Scheme will cover North and South Circular roads, as well as capital’s centre, in 2021
The scheme, which will see the most polluting vehicles charged for entering the centre of the capital from April next year, will be extended to the North Circular and South Circular roads in 2021.
Clean air campaigners said the move would improve the quality of life for hundreds of thousands of people, although some called for the wider clean-air zone to be introduced earlier.
Air pollution contributes to 40,000 deaths a year in the UK and causes long-term health problems for hundreds of thousands of people. It disproportionately affects children and poorer Londoners.
Khan said: “Tackling London’s lethal air and safeguarding the health of Londoners requires bold action. Air pollution is a national health crisis and I refuse to stand back as thousands of Londoners breathe in air so filthy that it shortens our life expectancy, harms our lungs and worsens chronic illness.”
Unveiling the plans at a London primary school on Friday, the London mayor announced a four-year study looking at the impact of toxic air on the health of 3,000 primary schoolchildren.
The project, led by scientists at Queen Mary University of London, will compare the health of children in the capital with those in polluted areas of Luton where there is no low-emission zone planned.
Children are especially vulnerable to traffic pollution, with evidence showing stunted lung growth in polluted areas worldwide, leaving them at risk of lifelong breathing disorders and earlier death. Pollution also triggers asthma, asthma attacks and chest infections.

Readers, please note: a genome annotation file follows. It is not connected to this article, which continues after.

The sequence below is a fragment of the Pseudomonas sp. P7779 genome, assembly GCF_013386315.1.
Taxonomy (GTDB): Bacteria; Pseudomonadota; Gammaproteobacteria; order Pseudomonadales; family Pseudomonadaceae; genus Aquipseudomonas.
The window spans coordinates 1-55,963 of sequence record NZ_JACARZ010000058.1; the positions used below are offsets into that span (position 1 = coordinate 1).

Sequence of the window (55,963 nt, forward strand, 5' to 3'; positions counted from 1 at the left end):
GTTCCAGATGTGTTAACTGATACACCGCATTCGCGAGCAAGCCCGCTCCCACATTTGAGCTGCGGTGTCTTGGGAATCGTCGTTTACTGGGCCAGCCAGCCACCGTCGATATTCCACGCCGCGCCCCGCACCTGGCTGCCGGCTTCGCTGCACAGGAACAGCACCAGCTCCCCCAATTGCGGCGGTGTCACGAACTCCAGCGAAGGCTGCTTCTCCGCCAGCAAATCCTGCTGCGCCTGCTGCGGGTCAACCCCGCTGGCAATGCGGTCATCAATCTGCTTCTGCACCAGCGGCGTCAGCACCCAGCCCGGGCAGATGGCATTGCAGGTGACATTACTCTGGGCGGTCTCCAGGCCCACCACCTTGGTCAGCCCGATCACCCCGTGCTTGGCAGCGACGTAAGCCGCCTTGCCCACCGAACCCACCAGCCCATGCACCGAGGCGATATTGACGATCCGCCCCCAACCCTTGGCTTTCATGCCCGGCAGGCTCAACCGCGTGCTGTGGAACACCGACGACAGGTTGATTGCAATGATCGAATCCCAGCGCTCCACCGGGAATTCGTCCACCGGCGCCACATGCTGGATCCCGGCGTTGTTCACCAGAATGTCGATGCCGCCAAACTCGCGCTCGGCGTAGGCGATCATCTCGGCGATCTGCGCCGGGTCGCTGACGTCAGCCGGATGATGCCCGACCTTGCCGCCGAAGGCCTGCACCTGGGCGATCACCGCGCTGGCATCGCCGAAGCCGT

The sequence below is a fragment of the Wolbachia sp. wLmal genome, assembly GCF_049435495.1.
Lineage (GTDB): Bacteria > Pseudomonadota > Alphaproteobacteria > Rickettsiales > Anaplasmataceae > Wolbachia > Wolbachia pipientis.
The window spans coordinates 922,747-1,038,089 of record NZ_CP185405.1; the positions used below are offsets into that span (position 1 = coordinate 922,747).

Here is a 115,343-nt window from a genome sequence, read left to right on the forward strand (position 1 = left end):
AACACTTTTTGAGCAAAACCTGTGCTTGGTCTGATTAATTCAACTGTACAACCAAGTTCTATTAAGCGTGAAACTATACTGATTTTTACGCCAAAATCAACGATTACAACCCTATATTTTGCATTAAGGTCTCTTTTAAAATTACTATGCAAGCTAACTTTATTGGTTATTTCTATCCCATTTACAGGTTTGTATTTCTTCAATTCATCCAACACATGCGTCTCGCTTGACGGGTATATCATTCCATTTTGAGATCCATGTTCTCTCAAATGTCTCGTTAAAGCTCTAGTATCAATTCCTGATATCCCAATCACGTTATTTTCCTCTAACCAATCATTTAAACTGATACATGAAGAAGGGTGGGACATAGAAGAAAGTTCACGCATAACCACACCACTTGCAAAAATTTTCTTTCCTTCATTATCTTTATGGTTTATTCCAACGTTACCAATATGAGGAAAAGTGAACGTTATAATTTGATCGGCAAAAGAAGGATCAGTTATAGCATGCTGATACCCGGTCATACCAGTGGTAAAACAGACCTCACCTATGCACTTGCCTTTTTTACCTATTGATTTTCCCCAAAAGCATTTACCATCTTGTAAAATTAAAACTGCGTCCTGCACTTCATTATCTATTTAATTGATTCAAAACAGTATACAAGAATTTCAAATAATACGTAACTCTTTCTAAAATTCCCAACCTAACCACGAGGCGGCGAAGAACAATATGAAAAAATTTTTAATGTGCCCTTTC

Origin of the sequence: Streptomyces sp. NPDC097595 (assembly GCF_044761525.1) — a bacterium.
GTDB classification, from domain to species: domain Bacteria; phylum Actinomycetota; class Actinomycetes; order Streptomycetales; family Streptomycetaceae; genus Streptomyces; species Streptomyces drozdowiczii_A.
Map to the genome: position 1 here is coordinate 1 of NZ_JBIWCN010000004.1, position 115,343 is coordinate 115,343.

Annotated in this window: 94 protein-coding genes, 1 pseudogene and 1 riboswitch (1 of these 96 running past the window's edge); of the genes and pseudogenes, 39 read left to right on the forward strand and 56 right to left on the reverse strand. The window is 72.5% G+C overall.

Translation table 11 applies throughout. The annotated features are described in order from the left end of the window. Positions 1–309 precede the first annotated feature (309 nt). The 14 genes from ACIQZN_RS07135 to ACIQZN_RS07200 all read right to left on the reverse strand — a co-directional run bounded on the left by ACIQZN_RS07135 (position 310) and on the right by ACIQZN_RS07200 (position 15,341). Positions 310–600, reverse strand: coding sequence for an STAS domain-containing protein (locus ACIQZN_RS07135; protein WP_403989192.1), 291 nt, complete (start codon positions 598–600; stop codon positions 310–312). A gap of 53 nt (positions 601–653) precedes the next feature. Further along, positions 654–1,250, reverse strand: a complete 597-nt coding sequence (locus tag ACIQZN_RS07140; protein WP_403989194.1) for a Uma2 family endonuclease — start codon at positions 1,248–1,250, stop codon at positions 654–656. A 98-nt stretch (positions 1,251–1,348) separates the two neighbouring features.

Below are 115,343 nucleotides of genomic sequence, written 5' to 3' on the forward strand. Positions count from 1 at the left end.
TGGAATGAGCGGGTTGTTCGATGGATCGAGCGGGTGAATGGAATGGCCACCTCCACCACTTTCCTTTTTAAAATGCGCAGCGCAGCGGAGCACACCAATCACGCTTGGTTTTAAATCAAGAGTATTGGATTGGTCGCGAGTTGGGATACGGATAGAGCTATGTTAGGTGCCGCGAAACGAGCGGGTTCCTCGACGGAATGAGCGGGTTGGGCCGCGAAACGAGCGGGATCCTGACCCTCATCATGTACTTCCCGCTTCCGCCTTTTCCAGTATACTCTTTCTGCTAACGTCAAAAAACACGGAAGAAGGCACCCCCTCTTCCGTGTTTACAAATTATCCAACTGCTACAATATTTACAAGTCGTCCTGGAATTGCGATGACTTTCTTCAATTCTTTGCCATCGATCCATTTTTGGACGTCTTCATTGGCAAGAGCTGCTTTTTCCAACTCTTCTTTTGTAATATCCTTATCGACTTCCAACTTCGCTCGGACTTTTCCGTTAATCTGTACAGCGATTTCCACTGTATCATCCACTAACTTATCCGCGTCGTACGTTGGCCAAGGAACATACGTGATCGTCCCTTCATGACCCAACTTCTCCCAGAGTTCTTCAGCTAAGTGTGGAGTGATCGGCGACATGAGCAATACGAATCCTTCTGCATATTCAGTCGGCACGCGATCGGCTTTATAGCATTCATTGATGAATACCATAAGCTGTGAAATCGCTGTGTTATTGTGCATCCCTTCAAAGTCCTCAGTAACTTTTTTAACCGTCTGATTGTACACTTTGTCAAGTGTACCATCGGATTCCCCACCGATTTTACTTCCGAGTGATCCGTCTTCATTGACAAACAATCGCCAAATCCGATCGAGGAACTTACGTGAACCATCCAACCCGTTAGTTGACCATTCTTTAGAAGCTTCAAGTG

Once the zone is extended to the North Circular and South Circular, it will cover a huge area of London, and officials estimate 100,000 cars, 35,000 vans and 3,000 lorries will be affected per day.
It will also include a “particulate matter standard”, after the Guardian revealed every part of London exceeds World Health Organization air quality guidelines for PM2.5 – the most dangerous particulate.
Paul Morozzo, a clean air campaigner at Greenpeace, said: “It’s going to have a huge impact on air quality and make a real difference to Londoners’ quality of life. London is leading the way in tackling harmful air pollution.”
The government is being taken to the European court of justice for failing to tackle illegal levels of air pollution, and Morozzon said its response to the crisis had been “shameful”.
“The government must fund and support cities around the country to offer the same level of protection as London. People everywhere have a right to breathe clean air,” he said.
Environment lawyers at ClientEarth, which has defeated the government three times over its air pollution plans, said “political leaders across the UK should take note”.
But James Thorton, the organisation’s chief executive, said the London mayor should go further. “A stronger, bigger ultra-low emission zone, brought in sooner, would be key to tackling the illegal and harmful levels of air pollution found across the whole of Greater London,” he said.